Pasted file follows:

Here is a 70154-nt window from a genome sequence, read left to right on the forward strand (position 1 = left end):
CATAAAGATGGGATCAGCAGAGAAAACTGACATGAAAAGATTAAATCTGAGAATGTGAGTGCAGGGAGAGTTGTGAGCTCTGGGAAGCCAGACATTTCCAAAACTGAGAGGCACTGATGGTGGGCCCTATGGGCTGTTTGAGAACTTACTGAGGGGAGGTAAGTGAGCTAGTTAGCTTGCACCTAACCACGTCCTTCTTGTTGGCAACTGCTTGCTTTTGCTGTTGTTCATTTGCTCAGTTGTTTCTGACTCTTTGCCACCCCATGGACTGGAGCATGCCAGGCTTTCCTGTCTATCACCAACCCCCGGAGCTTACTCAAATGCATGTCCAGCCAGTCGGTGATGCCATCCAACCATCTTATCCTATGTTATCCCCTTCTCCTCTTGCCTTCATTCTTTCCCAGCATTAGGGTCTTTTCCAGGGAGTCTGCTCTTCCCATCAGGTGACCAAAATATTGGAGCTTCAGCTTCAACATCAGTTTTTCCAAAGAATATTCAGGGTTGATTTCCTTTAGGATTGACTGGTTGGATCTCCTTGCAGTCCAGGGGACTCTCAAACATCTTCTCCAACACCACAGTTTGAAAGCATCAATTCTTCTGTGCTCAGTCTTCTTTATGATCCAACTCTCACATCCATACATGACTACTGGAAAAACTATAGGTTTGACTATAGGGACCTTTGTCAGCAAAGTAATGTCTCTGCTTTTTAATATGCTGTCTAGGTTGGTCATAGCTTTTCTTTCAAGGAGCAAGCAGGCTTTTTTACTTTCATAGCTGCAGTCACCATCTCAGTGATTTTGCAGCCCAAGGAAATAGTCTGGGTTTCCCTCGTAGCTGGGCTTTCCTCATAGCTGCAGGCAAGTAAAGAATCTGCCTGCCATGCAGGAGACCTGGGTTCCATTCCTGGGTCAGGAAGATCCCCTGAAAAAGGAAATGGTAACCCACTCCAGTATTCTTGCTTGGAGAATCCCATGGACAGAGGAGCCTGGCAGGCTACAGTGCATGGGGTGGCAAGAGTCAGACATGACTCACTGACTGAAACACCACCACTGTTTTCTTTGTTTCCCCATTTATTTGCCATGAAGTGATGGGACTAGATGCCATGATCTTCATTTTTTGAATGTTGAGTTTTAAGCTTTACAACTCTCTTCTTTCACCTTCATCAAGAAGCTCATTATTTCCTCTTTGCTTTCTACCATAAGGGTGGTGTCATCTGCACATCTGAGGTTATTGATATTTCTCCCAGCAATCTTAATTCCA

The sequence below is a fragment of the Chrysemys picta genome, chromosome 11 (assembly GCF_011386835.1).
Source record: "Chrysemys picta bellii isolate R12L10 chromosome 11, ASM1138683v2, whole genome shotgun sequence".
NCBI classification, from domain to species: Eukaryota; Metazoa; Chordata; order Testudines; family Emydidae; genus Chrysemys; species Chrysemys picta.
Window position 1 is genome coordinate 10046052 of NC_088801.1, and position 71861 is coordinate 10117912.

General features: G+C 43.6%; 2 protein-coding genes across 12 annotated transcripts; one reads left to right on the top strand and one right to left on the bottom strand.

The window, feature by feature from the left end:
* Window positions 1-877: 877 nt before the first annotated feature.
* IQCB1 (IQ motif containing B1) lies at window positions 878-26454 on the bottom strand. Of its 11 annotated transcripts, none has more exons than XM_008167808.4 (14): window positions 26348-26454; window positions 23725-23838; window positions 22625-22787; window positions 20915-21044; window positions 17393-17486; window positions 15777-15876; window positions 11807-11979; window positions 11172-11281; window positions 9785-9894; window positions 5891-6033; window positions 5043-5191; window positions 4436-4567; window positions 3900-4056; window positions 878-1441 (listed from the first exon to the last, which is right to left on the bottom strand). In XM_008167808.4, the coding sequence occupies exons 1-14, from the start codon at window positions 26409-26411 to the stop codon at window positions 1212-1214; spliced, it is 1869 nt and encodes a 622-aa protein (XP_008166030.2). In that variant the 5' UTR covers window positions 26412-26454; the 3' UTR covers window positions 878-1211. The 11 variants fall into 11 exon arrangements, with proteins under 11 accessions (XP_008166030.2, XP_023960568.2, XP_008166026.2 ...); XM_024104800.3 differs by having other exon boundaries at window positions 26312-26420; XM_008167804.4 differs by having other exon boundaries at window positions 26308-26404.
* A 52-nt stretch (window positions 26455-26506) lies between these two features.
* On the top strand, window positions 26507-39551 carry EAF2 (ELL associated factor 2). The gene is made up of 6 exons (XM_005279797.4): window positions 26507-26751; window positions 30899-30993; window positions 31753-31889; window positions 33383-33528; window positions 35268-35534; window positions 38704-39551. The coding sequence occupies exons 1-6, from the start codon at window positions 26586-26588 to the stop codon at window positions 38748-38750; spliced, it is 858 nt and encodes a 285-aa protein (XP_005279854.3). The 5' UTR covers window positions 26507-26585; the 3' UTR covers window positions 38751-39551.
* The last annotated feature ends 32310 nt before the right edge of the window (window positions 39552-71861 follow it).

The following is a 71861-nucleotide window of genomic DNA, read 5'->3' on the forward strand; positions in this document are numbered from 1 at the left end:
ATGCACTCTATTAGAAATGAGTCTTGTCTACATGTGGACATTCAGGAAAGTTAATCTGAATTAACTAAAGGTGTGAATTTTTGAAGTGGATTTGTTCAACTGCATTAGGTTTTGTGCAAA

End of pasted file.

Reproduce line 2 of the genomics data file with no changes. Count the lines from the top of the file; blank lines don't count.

CATAAAGATGGGATCAGCAGAGAAAACTGACATGAAAAGATTAAATCTGAGAATGTGAGTGCAGGGAGAGTTGTGAGCTCTGGGAAGCCAGACATTTCCAAAACTGAGAGGCACTGATGGTGGGCCCTATGGGCTGTTTGAGAACTTACTGAGGGGAGGTAAGTGAGCTAGTTAGCTTGCACCTAACCACGTCCTTCTTGTTGGCAACTGCTTGCTTTTGCTGTTGTTCATTTGCTCAGTTGTTTCTGACTCTTTGCCACCCCATGGACTGGAGCATGCCAGGCTTTCCTGTCTATCACCAACCCCCGGAGCTTACTCAAATGCATGTCCAGCCAGTCGGTGATGCCATCCAACCATCTTATCCTATGTTATCCCCTTCTCCTCTTGCCTTCATTCTTTCCCAGCATTAGGGTCTTTTCCAGGGAGTCTGCTCTTCCCATCAGGTGACCAAAATATTGGAGCTTCAGCTTCAACATCAGTTTTTCCAAAGAATATTCAGGGTTGATTTCCTTTAGGATTGACTGGTTGGATCTCCTTGCAGTCCAGGGGACTCTCAAACATCTTCTCCAACACCACAGTTTGAAAGCATCAATTCTTCTGTGCTCAGTCTTCTTTATGATCCAACTCTCACATCCATACATGACTACTGGAAAAACTATAGGTTTGACTATAGGGACCTTTGTCAGCAAAGTAATGTCTCTGCTTTTTAATATGCTGTCTAGGTTGGTCATAGCTTTTCTTTCAAGGAGCAAGCAGGCTTTTTTACTTTCATAGCTGCAGTCACCATCTCAGTGATTTTGCAGCCCAAGGAAATAGTCTGGGTTTCCCTCGTAGCTGGGCTTTCCTCATAGCTGCAGGCAAGTAAAGAATCTGCCTGCCATGCAGGAGACCTGGGTTCCATTCCTGGGTCAGGAAGATCCCCTGAAAAAGGAAATGGTAACCCACTCCAGTATTCTTGCTTGGAGAATCCCATGGACAGAGGAGCCTGGCAGGCTACAGTGCATGGGGTGGCAAGAGTCAGACATGACTCACTGACTGAAACACCACCACTGTTTTCTTTGTTTCCCCATTTATTTGCCATGAAGTGATGGGACTAGATGCCATGATCTTCATTTTTTGAATGTTGAGTTTTAAGCTTTACAACTCTCTTCTTTCACCTTCATCAAGAAGCTCATTATTTCCTCTTTGCTTTCTACCATAAGGGTGGTGTCATCTGCACATCTGAGGTTATTGATATTTCTCCCAGCAATCTTAATTCCA